Great Orators
Daniel Webster, lithograph of portrait (c. 1860) Library of Congress Prints and Photographs Division Washington, D.C. 20540 USA https://hdl.loc.gov/loc.pnp/pp.print

The Great Debaters: Clay, Webster and Calhoun

ByMichelle Hubenschmidt
On November 16, 2021

Every year more than half a million students participate in the National History Day Contest, which is a testament to the thousands of teachers who inspire them to tackle such challenges.  Students choose a topic that is related to the annual theme and are expected to create a project based on original historical research and analysis.  Their teachers mentor and guide them as they develop their projects and compete at local, state, and national levels.

This Year’s NHD Topic

Henry Clay. Henry F. Darby (1850-1859)

Debate and Diplomacy in History is this year’s NHD theme, and in partnership with the Florida Council for History Education (FLCHE), TAH is holding an online seminar to support this theme.  On December 4th, 2021, FLCHE and TAH will conduct a 3.5-hour seminar entitled “The Great Triumvirate: Clay, Webster and Calhoun”.  Living through a time of increasing sectional division, each one of these men felt it their responsibility to preserve the constitutional system the Founding Generation had vouchsafed to them.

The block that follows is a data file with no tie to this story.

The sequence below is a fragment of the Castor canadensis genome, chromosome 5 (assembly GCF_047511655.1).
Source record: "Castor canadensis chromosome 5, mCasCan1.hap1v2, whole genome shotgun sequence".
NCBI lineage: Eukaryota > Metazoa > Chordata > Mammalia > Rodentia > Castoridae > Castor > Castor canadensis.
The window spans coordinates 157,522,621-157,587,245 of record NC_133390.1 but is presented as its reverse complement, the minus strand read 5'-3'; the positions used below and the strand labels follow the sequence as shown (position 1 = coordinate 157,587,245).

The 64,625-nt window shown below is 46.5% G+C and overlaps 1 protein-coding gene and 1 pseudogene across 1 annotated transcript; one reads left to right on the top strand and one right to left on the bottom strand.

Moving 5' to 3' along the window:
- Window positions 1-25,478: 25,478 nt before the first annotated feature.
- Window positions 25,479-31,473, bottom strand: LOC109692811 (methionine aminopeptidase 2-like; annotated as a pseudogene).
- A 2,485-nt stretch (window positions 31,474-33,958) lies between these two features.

About the Seminar

Great Orators
Daniel Webster, lithograph of portrait (c. 1860) Library of Congress Prints and Photographs Division Washington, D.C. 20540 USA https://hdl.loc.gov/loc.pnp/pp.print

Dr. William Atto will conduct three one-hour sessions that will consider how Clay, Webster, and Calhoun handled national exigencies such as the Nullification Crisis, slavery, territorial growth and preserving the union.  Their great orations and writings will provide teachers and students many useful examples of statesmanship for this year’s NHD theme of “Debate and Diplomacy in History.”  Sample discussion questions include:

  • During the tariff debates of the early to mid-nineteenth century, what remedies did the states have available to them when they believed that Congress had exceeded its authority?
  • Was the doctrine of nullification a proper measure in response to unconstitutional laws?
  • Of the triumvirate, whose position seemed most consistent with that of the Founders regarding slavery?

To register for the seminar please visit this page:  The Great Triumvirate: Clay, Webster and Calhoun.

 

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